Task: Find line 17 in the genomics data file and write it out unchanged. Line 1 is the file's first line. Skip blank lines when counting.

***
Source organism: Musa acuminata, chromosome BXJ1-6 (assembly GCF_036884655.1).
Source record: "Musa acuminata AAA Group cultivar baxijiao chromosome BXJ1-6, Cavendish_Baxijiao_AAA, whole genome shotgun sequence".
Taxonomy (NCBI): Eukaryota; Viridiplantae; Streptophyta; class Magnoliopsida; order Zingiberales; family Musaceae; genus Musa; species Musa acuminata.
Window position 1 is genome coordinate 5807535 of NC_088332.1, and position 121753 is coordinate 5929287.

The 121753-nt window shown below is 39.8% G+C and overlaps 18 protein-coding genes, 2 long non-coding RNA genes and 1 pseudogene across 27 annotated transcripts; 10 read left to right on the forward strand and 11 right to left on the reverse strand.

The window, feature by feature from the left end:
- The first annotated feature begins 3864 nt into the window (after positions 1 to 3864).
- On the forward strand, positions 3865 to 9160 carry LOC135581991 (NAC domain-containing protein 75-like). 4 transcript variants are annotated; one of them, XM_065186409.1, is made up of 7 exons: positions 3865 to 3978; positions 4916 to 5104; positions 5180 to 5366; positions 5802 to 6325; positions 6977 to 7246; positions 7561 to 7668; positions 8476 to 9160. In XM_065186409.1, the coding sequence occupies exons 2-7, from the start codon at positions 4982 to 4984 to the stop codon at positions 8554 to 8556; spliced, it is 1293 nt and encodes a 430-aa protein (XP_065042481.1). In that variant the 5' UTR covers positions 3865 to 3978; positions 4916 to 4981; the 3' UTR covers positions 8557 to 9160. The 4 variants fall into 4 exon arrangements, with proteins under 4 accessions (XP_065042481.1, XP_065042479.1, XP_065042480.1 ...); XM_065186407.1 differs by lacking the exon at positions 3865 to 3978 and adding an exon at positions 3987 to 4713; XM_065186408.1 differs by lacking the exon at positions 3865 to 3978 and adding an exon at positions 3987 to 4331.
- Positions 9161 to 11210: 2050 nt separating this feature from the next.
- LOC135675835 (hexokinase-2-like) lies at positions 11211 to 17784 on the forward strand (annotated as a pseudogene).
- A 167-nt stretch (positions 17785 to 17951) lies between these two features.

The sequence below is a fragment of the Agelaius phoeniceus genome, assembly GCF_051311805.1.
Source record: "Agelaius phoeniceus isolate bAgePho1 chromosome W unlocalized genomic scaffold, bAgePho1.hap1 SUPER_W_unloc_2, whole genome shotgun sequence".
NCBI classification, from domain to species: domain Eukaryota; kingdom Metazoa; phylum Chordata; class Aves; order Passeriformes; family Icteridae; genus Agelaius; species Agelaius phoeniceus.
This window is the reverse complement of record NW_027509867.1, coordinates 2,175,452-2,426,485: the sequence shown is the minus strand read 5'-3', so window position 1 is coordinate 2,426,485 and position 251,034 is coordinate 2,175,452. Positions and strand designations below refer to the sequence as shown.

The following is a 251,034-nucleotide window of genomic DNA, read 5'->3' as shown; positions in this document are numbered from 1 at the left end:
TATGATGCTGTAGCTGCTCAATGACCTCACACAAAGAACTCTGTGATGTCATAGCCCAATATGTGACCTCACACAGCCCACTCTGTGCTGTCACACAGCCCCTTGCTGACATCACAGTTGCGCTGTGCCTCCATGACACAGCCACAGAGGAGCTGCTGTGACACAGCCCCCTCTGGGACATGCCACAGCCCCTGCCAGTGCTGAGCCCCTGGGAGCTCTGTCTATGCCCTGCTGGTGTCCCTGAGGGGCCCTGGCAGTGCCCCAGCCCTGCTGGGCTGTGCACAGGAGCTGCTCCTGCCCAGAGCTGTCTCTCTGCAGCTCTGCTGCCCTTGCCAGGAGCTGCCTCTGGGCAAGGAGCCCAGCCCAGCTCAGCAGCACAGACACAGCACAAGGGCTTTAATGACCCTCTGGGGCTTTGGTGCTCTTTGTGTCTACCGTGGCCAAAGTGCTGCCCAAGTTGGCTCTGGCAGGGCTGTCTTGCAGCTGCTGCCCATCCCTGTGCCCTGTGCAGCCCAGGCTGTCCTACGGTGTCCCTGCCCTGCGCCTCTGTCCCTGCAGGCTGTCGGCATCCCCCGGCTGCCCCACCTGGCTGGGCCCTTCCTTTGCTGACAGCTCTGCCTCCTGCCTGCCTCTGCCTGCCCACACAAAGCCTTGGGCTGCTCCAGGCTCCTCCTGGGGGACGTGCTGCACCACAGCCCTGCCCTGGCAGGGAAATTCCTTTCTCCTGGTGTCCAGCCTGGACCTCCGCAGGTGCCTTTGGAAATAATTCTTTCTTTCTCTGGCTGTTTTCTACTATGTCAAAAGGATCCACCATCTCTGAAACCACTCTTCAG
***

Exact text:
TATGATGCTGTAGCTGCTCAATGACCTCACACAAAGAACTCTGTGATGTCATAGCCCAATATGTGACCTCACACAGCCCACTCTGTGCTGTCACACAGCCCCTTGCTGACATCACAGTTGCGCTGTGCCTCCATGACACAGCCACAGAGGAGCTGCTGTGACACAGCCCCCTCTGGGACATGCCACAGCCCCTGCCAGTGCTGAGCCCCTGGGAGCTCTGTCTATGCCCTGCTGGTGTCCCTGAGGGGCCCTGGCAGTGCCCCAGCCCTGCTGGGCTGTGCACAGGAGCTGCTCCTGCCCAGAGCTGTCTCTCTGCAGCTCTGCTGCCCTTGCCAGGAGCTGCCTCTGGGCAAGGAGCCCAGCCCAGCTCAGCAGCACAGACACAGCACAAGGGCTTTAATGACCCTCTGGGGCTTTGGTGCTCTTTGTGTCTACCGTGGCCAAAGTGCTGCCCAAGTTGGCTCTGGCAGGGCTGTCTTGCAGCTGCTGCCCATCCCTGTGCCCTGTGCAGCCCAGGCTGTCCTACGGTGTCCCTGCCCTGCGCCTCTGTCCCTGCAGGCTGTCGGCATCCCCCGGCTGCCCCACCTGGCTGGGCCCTTCCTTTGCTGACAGCTCTGCCTCCTGCCTGCCTCTGCCTGCCCACACAAAGCCTTGGGCTGCTCCAGGCTCCTCCTGGGGGACGTGCTGCACCACAGCCCTGCCCTGGCAGGGAAATTCCTTTCTCCTGGTGTCCAGCCTGGACCTCCGCAGGTGCCTTTGGAAATAATTCTTTCTTTCTCTGGCTGTTTTCTACTATGTCAAAAGGATCCACCATCTCTGAAACCACTCTTCAG